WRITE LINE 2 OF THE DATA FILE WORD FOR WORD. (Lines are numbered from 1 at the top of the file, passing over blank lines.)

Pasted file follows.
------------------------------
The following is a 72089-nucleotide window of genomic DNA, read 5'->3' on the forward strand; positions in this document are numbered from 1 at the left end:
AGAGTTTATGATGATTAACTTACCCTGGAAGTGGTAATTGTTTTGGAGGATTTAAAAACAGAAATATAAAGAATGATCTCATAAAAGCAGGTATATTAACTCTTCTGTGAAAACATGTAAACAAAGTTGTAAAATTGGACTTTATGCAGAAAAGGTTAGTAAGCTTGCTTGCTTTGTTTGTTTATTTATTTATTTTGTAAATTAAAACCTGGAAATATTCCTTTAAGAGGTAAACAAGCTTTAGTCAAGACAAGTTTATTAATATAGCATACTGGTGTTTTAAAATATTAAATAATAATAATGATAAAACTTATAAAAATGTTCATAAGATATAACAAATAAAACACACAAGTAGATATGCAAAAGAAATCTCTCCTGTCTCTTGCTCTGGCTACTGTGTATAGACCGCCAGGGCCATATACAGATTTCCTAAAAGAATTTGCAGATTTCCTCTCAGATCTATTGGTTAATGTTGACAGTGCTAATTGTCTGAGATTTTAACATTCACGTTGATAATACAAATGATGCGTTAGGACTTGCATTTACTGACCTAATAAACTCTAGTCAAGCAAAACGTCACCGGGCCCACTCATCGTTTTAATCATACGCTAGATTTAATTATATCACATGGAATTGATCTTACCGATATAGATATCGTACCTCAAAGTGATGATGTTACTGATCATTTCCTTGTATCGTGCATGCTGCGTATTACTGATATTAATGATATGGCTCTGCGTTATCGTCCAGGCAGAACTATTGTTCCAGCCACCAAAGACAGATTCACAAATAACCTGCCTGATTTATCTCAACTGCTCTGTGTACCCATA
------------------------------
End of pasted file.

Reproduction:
AGAGTTTATGATGATTAACTTACCCTGGAAGTGGTAATTGTTTTGGAGGATTTAAAAACAGAAATATAAAGAATGATCTCATAAAAGCAGGTATATTAACTCTTCTGTGAAAACATGTAAACAAAGTTGTAAAATTGGACTTTATGCAGAAAAGGTTAGTAAGCTTGCTTGCTTTGTTTGTTTATTTATTTATTTTGTAAATTAAAACCTGGAAATATTCCTTTAAGAGGTAAACAAGCTTTAGTCAAGACAAGTTTATTAATATAGCATACTGGTGTTTTAAAATATTAAATAATAATAATGATAAAACTTATAAAAATGTTCATAAGATATAACAAATAAAACACACAAGTAGATATGCAAAAGAAATCTCTCCTGTCTCTTGCTCTGGCTACTGTGTATAGACCGCCAGGGCCATATACAGATTTCCTAAAAGAATTTGCAGATTTCCTCTCAGATCTATTGGTTAATGTTGACAGTGCTAATTGTCTGAGATTTTAACATTCACGTTGATAATACAAATGATGCGTTAGGACTTGCATTTACTGACCTAATAAACTCTAGTCAAGCAAAACGTCACCGGGCCCACTCATCGTTTTAATCATACGCTAGATTTAATTATATCACATGGAATTGATCTTACCGATATAGATATCGTACCTCAAAGTGATGATGTTACTGATCATTTCCTTGTATCGTGCATGCTGCGTATTACTGATATTAATGATATGGCTCTGCGTTATCGTCCAGGCAGAACTATTGTTCCAGCCACCAAAGACAGATTCACAAATAACCTGCCTGATTTATCTCAACTGCTCTGTGTACCCATA